ADVICE TO THOSE WHO SEEK MEMBERSHIP
Having expressed a desire to become a Freemason, we presume you have thoroughly considered the steps you propose to take. The exact nature of our Institution being unknown to you, we consider it advisable that you should be informed on certain points, the knowledge of which might affect your decision to apply for membership.
Not all men can become Masons. Masonry does not purport to make “bad men good,” only “good men better.” This distinction is critical in that from its early days the Fraternity took itself out of the “rehabilitation” game—which is the purview of religion and the criminal justice system.
Only men of good character are accepted into the Fraternity. Masonic Lodges review every applicant’s character, and the centuries-old “black ball” system is still in place, meaning candidates for the degrees must be voted by a 100% vote of the Lodge members present.
Freemasonry strives to teach a man the duties he owes to God, his neighbor and himself. It has for its foundation the great basic principles of the Fatherhood of God and the Brotherhood of Man, and requires a belief in the immortality of the Soul. It interferes neither with religion nor politics.
Admission to the Institution must not be sought from mercenary or other unworthy motives, nor from hope of personal gain or advancement. Anyone so actuated will be disappointed, and in all friendship we warn you.
Freemasonry is not a society focused on fiscal benefits. Its charity is intended for those Masons who, through no fault of their own, have met with misfortune.
Freemasonry has in all ages insisted that men shall come to its door entirely of their own free-will—not as a result of solicitation, not from feelings of curiosity, but from a favorable opinion of the Institution and a desire to be ranked among its members.
We think it is advisable to inform you that should you be admitted, it will entail certain financial obligations, which you should be able to afford without detriment to yourself or those dependent on you. In addition to the fees payable with your petition, there will be an annual subscription for the support of your Lodge, as provided by the by-laws of that Lodge.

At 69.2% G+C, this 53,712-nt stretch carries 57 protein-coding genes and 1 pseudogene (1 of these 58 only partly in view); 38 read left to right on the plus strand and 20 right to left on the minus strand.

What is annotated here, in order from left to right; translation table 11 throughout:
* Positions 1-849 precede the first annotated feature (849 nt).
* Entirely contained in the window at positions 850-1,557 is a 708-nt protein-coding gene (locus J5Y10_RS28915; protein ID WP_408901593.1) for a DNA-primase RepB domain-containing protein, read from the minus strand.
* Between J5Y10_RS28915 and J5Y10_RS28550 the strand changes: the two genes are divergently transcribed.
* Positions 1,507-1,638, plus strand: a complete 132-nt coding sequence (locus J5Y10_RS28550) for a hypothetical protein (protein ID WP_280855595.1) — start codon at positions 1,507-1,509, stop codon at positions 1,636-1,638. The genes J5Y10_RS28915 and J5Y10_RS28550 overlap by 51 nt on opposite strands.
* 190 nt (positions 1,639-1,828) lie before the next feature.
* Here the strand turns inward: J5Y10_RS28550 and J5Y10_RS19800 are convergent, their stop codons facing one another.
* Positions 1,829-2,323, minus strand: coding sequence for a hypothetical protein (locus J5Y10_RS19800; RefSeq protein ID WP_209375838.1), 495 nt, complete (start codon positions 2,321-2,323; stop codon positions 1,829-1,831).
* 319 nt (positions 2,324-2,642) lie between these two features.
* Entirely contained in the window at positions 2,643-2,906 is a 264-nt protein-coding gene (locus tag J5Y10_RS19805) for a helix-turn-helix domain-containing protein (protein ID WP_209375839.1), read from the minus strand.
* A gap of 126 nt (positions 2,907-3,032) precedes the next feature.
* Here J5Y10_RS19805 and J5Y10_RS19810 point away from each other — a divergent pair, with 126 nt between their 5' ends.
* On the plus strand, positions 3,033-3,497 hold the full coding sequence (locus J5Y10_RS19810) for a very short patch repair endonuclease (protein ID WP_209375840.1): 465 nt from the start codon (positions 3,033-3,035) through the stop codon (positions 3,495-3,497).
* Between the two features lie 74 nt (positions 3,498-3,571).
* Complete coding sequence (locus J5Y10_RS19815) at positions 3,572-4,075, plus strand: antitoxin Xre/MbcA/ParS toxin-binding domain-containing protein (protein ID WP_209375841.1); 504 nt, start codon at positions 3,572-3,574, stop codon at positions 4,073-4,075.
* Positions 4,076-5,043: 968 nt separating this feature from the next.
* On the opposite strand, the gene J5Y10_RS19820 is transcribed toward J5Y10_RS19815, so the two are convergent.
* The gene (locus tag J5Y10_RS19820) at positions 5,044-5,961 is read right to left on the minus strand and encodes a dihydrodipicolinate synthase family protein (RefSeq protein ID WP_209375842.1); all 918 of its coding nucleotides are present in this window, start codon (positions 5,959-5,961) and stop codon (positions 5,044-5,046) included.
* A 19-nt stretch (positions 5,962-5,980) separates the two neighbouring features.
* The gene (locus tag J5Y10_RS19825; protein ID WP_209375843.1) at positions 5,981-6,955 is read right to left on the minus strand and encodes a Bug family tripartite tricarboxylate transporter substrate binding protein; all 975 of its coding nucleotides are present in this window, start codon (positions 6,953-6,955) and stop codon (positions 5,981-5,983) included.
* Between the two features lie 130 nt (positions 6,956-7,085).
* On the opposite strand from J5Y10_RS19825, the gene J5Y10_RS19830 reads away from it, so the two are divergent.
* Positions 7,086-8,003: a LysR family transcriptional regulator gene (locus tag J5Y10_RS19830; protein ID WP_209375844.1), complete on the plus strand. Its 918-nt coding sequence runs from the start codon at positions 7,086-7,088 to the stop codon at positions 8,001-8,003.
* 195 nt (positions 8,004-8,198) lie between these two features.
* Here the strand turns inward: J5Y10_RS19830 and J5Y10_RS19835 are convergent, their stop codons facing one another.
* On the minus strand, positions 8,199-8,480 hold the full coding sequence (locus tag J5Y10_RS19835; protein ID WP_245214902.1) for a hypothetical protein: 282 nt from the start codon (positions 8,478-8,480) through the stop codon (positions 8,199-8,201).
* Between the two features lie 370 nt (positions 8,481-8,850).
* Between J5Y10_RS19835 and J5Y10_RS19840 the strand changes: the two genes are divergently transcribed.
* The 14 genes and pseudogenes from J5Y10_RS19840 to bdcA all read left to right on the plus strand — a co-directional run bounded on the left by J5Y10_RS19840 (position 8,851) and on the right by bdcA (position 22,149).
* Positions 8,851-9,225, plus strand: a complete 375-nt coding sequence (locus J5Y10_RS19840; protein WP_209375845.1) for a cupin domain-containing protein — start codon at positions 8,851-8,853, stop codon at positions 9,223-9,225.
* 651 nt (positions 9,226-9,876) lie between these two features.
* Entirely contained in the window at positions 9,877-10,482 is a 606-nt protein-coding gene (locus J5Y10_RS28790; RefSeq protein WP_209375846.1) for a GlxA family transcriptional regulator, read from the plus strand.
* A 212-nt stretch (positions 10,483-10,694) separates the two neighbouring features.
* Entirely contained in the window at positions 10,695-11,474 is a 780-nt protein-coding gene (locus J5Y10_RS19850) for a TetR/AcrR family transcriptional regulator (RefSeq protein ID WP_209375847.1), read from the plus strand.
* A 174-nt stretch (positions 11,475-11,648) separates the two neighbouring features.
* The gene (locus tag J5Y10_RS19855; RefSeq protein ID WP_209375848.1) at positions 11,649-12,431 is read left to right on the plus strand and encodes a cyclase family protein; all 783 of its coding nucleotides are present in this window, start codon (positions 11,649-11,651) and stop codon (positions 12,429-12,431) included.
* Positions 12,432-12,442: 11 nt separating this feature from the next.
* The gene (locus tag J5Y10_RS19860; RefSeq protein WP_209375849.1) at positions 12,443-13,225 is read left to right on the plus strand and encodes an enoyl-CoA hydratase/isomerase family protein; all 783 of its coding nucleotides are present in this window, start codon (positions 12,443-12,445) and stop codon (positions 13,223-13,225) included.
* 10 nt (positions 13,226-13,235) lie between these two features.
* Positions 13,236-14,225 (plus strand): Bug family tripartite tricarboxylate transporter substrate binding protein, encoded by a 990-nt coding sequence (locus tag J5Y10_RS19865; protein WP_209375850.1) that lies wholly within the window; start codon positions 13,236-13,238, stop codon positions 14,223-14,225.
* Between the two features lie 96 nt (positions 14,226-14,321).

We trust you will consider these statements in the same spirit of honesty and friendship in which they have been presented. It is of the utmost importance to you, as well as to Freemasonry, that the motives and ideals governing your daily life be in substantial accord therewith.
There are more than 240 Masonic Lodges under the jurisdiction of the Grand Lodge of Washington in the State of Washington. You must be a resident of the state for 6 months to be considered for membership in one or more of these Lodges. Exceptions to this requirement are possible for seafaring men, military, and college students.
Use our Lodges page to find a lodge or lodges nearest you. When you select one, you will find information on where and when they meet. We suggest you contact them and arrange to visit them 30 minutes to 1 hour prior to one of their meetings. Or you can use our Contact Us form on this website. The Grand Lodge office will pass your inquiry to your nearest lodge.
[Related: Learn About the Six Steps to Initiation]